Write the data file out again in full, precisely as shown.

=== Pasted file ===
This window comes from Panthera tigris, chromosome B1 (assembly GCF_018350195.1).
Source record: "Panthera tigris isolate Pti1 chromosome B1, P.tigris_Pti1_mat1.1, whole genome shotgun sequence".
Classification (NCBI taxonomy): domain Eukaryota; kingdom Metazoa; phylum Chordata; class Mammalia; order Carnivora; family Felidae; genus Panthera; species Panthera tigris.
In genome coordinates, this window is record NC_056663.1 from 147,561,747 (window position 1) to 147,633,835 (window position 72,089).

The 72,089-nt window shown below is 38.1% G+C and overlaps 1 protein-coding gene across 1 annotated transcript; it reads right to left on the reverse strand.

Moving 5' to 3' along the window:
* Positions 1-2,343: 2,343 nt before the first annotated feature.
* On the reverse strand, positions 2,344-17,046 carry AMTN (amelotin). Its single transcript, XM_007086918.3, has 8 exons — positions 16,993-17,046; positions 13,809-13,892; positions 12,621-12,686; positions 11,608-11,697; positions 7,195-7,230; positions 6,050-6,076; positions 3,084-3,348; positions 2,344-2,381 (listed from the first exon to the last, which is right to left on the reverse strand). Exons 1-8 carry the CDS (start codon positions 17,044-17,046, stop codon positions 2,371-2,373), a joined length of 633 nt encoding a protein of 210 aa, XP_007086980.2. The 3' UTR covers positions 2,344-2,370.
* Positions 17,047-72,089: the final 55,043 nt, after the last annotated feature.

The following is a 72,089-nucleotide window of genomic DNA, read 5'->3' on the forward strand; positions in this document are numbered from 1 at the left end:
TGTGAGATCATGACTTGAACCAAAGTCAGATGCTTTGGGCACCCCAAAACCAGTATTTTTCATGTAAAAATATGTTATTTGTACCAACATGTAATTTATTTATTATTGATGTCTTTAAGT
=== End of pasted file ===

This window comes from Panthera tigris, chromosome B1 (assembly GCF_018350195.1).
Source record: "Panthera tigris isolate Pti1 chromosome B1, P.tigris_Pti1_mat1.1, whole genome shotgun sequence".
Classification (NCBI taxonomy): domain Eukaryota; kingdom Metazoa; phylum Chordata; class Mammalia; order Carnivora; family Felidae; genus Panthera; species Panthera tigris.
In genome coordinates, this window is record NC_056663.1 from 147,561,747 (window position 1) to 147,633,835 (window position 72,089).

The 72,089-nt window shown below is 38.1% G+C and overlaps 1 protein-coding gene across 1 annotated transcript; it reads right to left on the reverse strand.

Moving 5' to 3' along the window:
* Positions 1-2,343: 2,343 nt before the first annotated feature.
* On the reverse strand, positions 2,344-17,046 carry AMTN (amelotin). Its single transcript, XM_007086918.3, has 8 exons — positions 16,993-17,046; positions 13,809-13,892; positions 12,621-12,686; positions 11,608-11,697; positions 7,195-7,230; positions 6,050-6,076; positions 3,084-3,348; positions 2,344-2,381 (listed from the first exon to the last, which is right to left on the reverse strand). Exons 1-8 carry the CDS (start codon positions 17,044-17,046, stop codon positions 2,371-2,373), a joined length of 633 nt encoding a protein of 210 aa, XP_007086980.2. The 3' UTR covers positions 2,344-2,370.
* Positions 17,047-72,089: the final 55,043 nt, after the last annotated feature.

The following is a 72,089-nucleotide window of genomic DNA, read 5'->3' on the forward strand; positions in this document are numbered from 1 at the left end:
TGTGAGATCATGACTTGAACCAAAGTCAGATGCTTTGGGCACCCCAAAACCAGTATTTTTCATGTAAAAATATGTTATTTGTACCAACATGTAATTTATTTATTATTGATGTCTTTAAGT